As Ruttenberg recently noted in The Atlantic, parenthood isn’t typically examined from a religious lens. In the book, she looks at the challenges of parenting young children and suggests a transformative idea: Maybe—like going to synagogue, hiking or running, meditating or gardening—the work of parenting can be a spiritual path in its own right, regardless of religion. She sat down with JewishBoston to discuss the book and how to find the divine, even among the mundane.
A lot of books talk about how to relate to your children, whether it’s discipline, bedtime or educational stuff, or how to raise mindful children who are Jewishly engaged. But there’s very little out there about parents‘ experiences in parenting. It’s a unique stage of life and a type of work. It changes you in really unique ways. The kid who wakes up is not the one you put down to bed last night. You need to develop new tricks, and there’s a cognitive flexibility that comes with that. While it’s hard and powerful and crazy-making, a lot of it is really unique. We have mommy blogs that talk about, “Oh yeah, I drink.” There’s nothing addressing in a deep, existential way how to engage with the child in front of you.
I hope it makes parents feel valued and validated in the work they’re doing. I hope it gives them some new tools and new lenses for when you’re deep down in it and things feel really hard. I hope it gives people new ways of experiencing awe and wonder and radical amazement and feeling hard feelings, and not pushing them away. I want parents to face up to feelings of power and powerlessness. And I hope it gives them a sense of what spirituality and spiritual practice can be. I hope they experience their own parenting as a legitimate form of spiritual practice.
Spirituality is something you do over and over again, and with a certain intention. It transforms how you experience yourself, your sense of place in the world, your relationships with other people and your relationship with holiness, or with God. We talk about activities like painting, running, prayer, meditation, yoga and all of these things as a form of spirituality, but parenting is an activity that we do repeatedly too. If we do it with the right intention, it can transform how we experience our own lives.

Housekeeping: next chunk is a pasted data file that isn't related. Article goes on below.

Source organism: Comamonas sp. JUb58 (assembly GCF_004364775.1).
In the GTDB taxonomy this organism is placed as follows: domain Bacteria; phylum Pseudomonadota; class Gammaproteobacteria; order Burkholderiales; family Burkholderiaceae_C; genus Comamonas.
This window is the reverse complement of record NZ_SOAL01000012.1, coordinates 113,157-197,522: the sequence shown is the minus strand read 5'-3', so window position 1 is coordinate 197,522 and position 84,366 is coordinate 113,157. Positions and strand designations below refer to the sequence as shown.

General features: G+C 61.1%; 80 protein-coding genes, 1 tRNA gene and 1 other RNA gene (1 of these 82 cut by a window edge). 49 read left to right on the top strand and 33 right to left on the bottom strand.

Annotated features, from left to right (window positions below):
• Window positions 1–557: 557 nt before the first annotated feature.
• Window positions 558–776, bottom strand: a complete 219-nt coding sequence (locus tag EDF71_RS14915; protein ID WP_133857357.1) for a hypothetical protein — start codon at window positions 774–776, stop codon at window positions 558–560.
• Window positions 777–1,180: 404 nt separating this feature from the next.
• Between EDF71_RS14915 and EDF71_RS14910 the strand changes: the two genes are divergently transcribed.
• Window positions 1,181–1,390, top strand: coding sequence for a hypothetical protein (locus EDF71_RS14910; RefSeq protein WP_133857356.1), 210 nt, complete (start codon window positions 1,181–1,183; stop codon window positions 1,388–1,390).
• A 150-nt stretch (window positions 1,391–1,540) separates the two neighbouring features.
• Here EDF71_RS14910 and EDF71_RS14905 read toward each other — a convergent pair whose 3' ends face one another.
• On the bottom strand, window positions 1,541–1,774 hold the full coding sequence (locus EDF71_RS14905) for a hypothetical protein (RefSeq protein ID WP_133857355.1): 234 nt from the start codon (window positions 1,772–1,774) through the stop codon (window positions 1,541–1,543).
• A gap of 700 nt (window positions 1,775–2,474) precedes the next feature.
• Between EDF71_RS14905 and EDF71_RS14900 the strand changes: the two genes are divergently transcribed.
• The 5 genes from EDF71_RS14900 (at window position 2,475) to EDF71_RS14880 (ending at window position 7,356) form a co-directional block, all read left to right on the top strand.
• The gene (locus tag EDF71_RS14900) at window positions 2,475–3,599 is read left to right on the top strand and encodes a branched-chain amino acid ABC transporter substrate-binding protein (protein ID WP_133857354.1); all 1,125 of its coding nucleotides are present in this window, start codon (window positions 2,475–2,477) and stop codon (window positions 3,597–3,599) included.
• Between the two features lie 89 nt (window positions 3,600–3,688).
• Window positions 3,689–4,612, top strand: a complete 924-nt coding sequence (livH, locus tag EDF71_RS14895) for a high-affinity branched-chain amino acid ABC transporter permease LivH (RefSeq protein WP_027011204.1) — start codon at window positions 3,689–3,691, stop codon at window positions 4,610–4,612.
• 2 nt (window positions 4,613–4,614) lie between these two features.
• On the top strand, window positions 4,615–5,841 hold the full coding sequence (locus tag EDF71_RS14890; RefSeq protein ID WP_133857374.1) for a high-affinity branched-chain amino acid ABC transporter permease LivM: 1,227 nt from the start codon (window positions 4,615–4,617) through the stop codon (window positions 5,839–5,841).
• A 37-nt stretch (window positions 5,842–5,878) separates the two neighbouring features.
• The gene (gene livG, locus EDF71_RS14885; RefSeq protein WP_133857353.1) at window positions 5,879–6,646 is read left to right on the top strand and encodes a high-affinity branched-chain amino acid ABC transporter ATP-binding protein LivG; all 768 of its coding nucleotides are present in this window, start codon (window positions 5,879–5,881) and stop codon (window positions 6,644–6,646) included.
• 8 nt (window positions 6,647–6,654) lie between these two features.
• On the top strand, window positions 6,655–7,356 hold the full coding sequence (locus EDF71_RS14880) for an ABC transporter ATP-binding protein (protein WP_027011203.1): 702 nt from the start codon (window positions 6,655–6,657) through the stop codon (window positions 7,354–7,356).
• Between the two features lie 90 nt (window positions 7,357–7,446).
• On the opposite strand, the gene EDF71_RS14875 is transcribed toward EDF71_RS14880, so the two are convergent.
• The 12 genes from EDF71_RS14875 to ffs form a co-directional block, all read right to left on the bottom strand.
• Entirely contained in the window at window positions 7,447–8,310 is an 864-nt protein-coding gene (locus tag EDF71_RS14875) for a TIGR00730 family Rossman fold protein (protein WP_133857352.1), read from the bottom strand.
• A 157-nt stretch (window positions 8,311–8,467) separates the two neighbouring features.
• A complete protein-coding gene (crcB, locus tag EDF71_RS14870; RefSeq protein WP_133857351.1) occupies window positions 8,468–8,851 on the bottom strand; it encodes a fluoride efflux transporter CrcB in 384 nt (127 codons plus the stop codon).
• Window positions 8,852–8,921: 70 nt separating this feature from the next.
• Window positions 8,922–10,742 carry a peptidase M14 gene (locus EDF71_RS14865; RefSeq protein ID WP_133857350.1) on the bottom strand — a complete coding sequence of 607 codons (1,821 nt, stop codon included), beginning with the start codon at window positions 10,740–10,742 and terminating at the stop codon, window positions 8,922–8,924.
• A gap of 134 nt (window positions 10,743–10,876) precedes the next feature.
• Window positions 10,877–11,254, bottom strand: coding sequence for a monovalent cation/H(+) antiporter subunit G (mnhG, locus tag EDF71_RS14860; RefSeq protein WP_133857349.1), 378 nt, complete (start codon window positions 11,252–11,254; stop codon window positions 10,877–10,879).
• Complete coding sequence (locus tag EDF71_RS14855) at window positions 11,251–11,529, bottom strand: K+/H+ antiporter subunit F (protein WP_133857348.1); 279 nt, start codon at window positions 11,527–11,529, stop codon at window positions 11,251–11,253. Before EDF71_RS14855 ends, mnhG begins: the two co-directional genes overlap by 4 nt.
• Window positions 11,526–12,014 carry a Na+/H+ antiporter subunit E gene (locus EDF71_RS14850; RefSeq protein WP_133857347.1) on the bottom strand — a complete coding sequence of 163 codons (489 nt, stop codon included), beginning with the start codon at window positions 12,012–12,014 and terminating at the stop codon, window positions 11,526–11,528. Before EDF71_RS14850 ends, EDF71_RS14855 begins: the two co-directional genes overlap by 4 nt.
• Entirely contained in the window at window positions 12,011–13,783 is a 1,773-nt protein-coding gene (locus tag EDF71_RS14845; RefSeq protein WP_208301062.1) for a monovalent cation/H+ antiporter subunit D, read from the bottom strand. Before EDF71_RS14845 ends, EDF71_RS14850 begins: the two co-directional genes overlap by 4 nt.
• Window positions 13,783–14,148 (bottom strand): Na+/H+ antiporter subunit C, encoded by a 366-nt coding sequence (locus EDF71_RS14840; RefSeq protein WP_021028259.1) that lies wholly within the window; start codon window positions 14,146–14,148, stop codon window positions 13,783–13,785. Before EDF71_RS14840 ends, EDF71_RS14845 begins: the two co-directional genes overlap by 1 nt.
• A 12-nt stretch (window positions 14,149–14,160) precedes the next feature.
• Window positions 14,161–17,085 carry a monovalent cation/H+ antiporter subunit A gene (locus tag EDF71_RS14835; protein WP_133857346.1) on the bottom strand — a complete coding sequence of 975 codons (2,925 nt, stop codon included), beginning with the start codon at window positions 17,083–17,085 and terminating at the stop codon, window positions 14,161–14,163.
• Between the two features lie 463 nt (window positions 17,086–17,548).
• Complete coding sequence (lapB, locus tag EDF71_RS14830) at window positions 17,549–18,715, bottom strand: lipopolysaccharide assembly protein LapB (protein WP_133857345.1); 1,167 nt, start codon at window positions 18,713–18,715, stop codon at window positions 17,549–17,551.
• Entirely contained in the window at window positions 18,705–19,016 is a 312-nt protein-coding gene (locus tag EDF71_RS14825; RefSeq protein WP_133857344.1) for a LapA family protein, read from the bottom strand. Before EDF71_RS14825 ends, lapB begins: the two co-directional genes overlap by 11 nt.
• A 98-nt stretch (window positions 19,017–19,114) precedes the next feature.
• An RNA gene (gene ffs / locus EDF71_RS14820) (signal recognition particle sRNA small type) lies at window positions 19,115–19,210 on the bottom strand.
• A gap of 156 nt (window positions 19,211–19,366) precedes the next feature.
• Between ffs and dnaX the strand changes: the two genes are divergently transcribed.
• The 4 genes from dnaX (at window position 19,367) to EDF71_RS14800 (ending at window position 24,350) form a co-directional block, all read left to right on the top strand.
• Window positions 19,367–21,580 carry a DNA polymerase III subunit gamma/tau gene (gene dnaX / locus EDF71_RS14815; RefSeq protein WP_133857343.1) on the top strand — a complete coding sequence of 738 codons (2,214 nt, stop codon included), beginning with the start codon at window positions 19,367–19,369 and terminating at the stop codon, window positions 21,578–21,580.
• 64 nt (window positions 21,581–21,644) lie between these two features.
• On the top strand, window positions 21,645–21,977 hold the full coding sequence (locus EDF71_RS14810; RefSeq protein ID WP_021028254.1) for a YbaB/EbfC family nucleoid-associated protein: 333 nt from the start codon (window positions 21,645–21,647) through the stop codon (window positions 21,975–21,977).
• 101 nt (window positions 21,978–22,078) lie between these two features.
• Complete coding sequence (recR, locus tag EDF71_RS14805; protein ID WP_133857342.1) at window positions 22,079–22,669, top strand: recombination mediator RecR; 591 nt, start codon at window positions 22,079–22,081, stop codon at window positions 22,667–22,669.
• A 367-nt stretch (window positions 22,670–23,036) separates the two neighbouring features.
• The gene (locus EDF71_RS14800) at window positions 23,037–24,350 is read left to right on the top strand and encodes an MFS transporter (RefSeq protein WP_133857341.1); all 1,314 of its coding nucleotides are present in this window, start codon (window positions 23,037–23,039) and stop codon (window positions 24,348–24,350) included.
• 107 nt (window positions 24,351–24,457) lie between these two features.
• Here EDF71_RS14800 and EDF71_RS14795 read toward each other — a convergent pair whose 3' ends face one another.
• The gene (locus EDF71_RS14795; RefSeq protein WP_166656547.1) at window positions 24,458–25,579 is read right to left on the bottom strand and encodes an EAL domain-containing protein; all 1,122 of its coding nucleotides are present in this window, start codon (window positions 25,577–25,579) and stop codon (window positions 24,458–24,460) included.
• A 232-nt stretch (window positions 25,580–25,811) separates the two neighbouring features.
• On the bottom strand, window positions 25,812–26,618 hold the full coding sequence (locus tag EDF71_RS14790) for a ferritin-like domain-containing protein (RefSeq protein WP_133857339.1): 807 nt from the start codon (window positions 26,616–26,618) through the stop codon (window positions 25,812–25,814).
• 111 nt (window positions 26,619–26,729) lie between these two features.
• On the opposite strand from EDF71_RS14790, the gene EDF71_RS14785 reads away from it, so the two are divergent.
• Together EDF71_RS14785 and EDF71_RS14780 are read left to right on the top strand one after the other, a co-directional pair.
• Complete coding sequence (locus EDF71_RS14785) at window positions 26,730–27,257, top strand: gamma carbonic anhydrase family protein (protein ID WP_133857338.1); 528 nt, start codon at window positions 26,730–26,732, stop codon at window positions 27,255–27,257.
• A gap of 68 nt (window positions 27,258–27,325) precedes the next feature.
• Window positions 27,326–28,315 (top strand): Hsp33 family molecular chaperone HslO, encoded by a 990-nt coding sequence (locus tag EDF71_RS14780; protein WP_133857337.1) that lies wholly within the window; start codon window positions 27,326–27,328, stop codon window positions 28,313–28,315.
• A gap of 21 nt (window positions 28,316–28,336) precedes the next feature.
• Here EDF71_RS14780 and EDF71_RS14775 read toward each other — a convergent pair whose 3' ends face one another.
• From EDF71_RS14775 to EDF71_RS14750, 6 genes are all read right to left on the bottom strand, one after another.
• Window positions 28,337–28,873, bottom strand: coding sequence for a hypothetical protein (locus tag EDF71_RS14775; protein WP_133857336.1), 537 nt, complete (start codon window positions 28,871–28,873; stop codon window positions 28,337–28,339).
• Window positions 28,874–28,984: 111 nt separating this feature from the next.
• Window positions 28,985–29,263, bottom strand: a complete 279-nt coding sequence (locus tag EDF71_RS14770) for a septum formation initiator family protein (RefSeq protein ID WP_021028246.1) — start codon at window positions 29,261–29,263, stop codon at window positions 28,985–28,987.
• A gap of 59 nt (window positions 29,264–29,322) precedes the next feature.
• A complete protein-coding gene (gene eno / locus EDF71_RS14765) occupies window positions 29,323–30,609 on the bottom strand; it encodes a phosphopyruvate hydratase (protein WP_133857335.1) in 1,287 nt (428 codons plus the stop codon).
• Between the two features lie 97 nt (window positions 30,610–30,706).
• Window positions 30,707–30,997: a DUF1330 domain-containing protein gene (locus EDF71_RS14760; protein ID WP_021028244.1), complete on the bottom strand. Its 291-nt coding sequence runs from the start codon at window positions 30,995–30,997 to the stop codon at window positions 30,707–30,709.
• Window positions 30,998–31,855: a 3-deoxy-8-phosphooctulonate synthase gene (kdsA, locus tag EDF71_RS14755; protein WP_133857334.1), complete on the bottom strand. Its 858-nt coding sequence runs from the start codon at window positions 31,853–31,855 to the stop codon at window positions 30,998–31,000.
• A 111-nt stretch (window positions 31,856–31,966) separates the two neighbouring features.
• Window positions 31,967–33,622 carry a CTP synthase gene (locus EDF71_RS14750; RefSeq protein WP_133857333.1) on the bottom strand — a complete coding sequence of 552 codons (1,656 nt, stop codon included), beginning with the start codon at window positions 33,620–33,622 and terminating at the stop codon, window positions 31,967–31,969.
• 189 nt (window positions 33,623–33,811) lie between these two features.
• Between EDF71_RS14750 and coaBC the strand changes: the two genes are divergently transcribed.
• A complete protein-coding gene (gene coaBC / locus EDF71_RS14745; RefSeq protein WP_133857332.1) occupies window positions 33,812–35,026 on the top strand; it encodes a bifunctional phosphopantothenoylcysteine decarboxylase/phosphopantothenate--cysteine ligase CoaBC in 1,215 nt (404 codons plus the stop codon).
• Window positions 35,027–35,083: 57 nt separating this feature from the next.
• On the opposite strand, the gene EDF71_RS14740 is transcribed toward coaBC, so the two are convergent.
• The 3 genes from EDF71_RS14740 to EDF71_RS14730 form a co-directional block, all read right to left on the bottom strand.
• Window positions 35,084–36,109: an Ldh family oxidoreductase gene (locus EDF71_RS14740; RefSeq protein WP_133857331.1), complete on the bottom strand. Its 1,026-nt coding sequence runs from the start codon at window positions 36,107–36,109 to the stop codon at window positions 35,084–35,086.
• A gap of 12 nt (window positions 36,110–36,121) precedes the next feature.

We are sold a bill of goods. If your kids’ lunches don’t look perfect with a sandwich in the shape of a panda, you’ve failed! This has been told to parents for a long time, and now it’s just changed forms. Now we’re in a Facebook culture where everyone is showing their smiling children in a perfect, organic moment. You don’t see one kid hitting the other kid. The work-family thing is impossible to do perfectly. A lot of what my book tries to do is give people tools to engage with the heart and the crazy-making and the despair and the “good enough” and find the sparks of light. Find the sparks of light in the peas on the floor or in the next load of laundry. Find that moment of expansiveness and compassion and connection when it’s 2 a.m. If you find it for a minute today and you find it for a minute-and-a-half tomorrow, you’re working this muscle of compassion and connection and awe. It becomes easier to find it, once you start.
We have a tendency sometimes to look at our kids as objects that are keeping us from where we need to go. I had a thing a couple of weeks ago with my middle child, who was hungry. I gave him a cookie, not an everyday thing in our house. We were walking down the street, and half the cookie fell on the sidewalk. He was hysterical. He wouldn’t move. At first I looked at him as this object getting in the way of me getting home. Then I remembered my own advice, which I give to everybody else. I looked at him and asked, “What do you need? What are you going through?” When I stopped looking at him as an obstacle and was able to see him in his wholeness, and how powerless he was, I was able to come up with the right words that he needed to hear. So maybe your intention with spilled peas is to find the holiness just in that moment, to try to be 100 percent there.
Pluralism is my way of being a rabbi. I don’t presume anyone believes in anything in particular or has the same practice I do. I very intentionally wrote this for Jews of all backgrounds, and non-Jews can also find power and wisdom in it. Rabbi Abraham Joshua Heschel talks about “radical amazement,” or finding that awe and wonder in the everyday. That is the root of spirituality, which I observe. The people who are best in the world at radical amazement are kids. We need to get out of our heads a little bit and actually be present, like when kids looks at a pile of ants: “Wow, this is so cool!” I really believe that love is the doorway to the holy. I’m not the only one. It’s a rich teaching from our tradition. If we take love for our children seriously, it can take us everywhere.